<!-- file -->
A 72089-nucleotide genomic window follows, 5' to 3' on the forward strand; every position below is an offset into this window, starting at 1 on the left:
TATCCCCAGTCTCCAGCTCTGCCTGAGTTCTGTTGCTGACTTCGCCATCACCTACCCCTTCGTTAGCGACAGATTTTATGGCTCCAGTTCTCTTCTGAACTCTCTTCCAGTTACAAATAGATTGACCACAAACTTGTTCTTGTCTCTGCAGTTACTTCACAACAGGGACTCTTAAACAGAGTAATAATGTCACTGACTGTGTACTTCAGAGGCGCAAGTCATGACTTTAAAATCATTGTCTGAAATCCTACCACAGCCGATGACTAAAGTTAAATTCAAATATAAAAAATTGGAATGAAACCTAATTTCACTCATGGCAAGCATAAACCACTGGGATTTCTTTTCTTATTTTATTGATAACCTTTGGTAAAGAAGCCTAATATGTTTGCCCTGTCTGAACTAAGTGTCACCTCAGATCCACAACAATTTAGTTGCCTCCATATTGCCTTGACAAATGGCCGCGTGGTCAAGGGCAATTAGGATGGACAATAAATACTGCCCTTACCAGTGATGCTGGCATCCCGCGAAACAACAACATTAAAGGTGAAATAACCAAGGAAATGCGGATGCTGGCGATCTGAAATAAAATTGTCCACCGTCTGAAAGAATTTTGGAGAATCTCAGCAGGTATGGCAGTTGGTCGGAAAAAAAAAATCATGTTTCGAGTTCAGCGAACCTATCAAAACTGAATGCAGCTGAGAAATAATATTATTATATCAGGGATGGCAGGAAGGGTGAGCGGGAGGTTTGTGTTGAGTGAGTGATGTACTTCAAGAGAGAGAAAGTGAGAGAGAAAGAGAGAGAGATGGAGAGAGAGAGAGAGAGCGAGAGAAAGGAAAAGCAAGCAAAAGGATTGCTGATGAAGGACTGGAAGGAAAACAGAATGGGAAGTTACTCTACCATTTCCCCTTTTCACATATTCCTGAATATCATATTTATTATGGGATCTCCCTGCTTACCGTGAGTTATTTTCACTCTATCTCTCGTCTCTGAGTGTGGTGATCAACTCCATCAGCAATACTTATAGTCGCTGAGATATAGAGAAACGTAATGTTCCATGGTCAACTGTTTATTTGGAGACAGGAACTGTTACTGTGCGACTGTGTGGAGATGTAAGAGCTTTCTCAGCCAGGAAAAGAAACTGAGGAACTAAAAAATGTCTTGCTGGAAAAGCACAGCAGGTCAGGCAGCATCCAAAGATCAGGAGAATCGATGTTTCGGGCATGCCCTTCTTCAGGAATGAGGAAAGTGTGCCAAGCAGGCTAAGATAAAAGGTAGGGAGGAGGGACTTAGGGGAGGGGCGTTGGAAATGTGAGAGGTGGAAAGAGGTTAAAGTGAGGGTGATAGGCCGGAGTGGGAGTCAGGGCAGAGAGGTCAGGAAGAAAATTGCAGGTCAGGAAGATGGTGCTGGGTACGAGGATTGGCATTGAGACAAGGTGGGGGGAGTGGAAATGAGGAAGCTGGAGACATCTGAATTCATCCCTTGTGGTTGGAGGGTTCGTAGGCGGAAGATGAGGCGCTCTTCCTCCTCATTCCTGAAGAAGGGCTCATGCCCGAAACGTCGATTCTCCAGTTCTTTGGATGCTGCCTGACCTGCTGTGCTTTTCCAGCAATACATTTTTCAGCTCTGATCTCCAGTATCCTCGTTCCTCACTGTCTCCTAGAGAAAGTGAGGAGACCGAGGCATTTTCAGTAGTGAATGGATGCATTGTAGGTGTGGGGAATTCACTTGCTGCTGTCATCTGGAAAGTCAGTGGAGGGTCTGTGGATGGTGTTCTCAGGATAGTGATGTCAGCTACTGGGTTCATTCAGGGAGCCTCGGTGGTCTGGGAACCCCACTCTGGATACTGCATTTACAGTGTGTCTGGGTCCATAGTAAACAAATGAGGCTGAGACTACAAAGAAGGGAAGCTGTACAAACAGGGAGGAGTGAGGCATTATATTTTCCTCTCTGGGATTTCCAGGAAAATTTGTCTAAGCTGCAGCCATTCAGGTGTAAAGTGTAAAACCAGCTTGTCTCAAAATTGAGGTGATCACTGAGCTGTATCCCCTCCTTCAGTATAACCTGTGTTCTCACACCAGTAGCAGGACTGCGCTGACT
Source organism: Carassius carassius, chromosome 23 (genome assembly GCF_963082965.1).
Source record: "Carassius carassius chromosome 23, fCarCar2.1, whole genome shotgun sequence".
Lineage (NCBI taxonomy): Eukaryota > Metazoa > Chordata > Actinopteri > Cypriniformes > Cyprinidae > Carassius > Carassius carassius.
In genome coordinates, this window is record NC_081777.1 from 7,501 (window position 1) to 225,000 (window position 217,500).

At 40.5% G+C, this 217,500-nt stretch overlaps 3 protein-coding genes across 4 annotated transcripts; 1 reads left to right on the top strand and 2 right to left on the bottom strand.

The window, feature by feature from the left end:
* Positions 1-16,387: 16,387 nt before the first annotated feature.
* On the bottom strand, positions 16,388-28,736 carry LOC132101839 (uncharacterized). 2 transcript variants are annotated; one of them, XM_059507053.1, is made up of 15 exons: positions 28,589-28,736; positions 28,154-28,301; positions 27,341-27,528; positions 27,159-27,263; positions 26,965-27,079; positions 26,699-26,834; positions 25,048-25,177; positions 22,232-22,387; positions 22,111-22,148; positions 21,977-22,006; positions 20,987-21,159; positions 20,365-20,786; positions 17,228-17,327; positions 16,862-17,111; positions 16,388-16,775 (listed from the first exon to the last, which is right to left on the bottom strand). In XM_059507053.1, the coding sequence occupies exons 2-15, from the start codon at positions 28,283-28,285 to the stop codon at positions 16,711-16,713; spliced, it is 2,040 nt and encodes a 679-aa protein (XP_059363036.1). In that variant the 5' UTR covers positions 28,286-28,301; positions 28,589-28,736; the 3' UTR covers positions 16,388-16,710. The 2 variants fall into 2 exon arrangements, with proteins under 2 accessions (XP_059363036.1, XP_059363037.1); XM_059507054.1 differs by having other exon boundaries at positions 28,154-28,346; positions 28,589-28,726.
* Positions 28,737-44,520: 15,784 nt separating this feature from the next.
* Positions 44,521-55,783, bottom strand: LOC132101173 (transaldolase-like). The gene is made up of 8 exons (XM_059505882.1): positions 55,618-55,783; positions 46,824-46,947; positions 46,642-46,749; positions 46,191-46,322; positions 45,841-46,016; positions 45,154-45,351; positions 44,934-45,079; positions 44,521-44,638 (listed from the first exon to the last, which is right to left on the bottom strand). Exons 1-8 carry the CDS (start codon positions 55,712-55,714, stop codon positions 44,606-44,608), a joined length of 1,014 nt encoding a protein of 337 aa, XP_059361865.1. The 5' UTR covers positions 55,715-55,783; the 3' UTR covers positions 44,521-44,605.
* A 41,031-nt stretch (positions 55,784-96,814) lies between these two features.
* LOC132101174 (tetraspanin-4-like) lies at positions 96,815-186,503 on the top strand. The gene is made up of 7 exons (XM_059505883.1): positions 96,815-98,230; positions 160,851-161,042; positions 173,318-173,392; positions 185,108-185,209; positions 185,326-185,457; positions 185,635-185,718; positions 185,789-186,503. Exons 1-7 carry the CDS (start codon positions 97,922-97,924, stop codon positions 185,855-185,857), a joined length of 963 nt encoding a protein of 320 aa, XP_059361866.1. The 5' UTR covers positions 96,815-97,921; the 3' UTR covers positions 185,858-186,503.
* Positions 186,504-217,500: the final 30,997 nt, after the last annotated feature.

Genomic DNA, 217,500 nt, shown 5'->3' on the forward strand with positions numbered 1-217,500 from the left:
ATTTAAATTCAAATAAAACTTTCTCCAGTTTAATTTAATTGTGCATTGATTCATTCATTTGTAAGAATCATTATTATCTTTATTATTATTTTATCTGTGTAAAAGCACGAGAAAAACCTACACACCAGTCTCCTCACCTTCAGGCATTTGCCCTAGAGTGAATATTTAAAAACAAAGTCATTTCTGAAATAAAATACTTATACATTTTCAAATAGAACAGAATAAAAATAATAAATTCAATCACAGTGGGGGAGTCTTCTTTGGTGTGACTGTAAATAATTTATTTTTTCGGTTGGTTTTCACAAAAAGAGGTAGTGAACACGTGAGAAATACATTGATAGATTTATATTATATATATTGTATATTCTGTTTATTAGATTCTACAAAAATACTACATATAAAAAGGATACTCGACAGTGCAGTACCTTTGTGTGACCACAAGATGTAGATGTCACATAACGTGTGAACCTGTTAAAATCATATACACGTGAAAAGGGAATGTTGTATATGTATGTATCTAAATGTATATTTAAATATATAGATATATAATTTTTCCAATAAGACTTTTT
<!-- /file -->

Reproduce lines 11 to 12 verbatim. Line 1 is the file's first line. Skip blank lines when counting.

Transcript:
* Positions 28,737-44,520: 15,784 nt separating this feature from the next.
* Positions 44,521-55,783, bottom strand: LOC132101173 (transaldolase-like). The gene is made up of 8 exons (XM_059505882.1): positions 55,618-55,783; positions 46,824-46,947; positions 46,642-46,749; positions 46,191-46,322; positions 45,841-46,016; positions 45,154-45,351; positions 44,934-45,079; positions 44,521-44,638 (listed from the first exon to the last, which is right to left on the bottom strand). Exons 1-8 carry the CDS (start codon positions 55,712-55,714, stop codon positions 44,606-44,608), a joined length of 1,014 nt encoding a protein of 337 aa, XP_059361865.1. The 5' UTR covers positions 55,715-55,783; the 3' UTR covers positions 44,521-44,605.